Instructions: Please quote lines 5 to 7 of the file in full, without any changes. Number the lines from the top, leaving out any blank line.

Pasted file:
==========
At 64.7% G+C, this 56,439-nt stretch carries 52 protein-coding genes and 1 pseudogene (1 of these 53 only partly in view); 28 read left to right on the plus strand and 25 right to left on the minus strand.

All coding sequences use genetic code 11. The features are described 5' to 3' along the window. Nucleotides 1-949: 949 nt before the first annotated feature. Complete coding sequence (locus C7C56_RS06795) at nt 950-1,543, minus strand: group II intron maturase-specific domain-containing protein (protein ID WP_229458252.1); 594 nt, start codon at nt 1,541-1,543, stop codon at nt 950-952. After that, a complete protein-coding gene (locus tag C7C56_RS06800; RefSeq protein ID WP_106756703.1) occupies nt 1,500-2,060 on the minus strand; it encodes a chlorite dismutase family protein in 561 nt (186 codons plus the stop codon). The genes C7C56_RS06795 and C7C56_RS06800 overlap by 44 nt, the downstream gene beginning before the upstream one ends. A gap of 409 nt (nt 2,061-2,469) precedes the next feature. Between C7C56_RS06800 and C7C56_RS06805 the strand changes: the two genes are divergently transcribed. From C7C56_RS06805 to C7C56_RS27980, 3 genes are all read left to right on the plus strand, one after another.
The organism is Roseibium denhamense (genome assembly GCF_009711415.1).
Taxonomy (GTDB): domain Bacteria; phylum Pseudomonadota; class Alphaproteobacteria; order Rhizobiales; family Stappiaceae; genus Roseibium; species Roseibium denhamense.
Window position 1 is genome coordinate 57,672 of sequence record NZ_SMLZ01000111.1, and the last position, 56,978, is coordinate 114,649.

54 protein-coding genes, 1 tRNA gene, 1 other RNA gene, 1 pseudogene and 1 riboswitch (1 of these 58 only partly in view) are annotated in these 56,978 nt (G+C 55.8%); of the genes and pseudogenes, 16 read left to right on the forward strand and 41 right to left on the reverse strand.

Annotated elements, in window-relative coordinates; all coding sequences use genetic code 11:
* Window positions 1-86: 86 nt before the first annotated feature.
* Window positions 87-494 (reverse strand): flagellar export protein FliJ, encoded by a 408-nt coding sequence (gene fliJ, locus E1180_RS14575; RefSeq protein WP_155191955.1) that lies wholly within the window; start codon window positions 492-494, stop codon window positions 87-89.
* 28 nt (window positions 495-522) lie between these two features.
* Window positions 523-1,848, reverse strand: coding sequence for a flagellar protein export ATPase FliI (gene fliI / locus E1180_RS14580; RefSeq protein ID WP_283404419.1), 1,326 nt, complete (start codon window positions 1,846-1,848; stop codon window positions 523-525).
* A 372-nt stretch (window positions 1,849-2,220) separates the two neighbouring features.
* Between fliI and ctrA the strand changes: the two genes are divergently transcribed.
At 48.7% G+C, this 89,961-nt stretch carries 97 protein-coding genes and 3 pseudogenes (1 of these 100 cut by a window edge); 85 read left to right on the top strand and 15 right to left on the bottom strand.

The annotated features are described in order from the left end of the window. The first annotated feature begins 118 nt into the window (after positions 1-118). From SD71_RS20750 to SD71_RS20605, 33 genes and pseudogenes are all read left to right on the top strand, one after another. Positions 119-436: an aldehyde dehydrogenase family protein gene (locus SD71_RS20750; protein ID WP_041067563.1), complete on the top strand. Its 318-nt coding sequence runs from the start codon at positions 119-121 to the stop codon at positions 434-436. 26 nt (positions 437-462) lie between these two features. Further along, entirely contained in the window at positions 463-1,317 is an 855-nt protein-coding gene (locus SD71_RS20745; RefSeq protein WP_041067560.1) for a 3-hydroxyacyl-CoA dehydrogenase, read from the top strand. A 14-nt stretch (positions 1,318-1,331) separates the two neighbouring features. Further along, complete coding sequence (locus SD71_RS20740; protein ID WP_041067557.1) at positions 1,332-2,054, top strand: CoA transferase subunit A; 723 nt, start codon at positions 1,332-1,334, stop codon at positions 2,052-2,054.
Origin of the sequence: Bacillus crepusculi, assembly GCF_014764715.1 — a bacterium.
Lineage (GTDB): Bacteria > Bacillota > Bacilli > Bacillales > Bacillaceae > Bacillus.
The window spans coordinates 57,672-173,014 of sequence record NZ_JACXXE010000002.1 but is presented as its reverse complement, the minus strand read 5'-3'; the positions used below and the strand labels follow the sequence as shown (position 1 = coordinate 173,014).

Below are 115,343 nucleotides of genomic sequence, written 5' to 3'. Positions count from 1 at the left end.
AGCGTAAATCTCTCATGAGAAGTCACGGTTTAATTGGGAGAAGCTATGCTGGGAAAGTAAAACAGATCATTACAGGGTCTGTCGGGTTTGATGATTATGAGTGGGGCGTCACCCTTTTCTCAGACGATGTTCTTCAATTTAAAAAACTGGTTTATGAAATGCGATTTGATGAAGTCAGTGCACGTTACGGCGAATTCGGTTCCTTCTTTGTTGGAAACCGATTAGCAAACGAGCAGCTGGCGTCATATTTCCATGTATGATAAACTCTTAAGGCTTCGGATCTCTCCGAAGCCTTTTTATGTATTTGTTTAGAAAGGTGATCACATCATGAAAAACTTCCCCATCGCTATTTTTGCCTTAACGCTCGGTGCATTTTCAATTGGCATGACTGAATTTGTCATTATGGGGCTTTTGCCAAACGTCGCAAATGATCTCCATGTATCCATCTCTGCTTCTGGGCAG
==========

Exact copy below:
Window position 1 is genome coordinate 57,672 of sequence record NZ_SMLZ01000111.1, and the last position, 56,978, is coordinate 114,649.

54 protein-coding genes, 1 tRNA gene, 1 other RNA gene, 1 pseudogene and 1 riboswitch (1 of these 58 only partly in view) are annotated in these 56,978 nt (G+C 55.8%); of the genes and pseudogenes, 16 read left to right on the forward strand and 41 right to left on the reverse strand.

Annotated elements, in window-relative coordinates; all coding sequences use genetic code 11: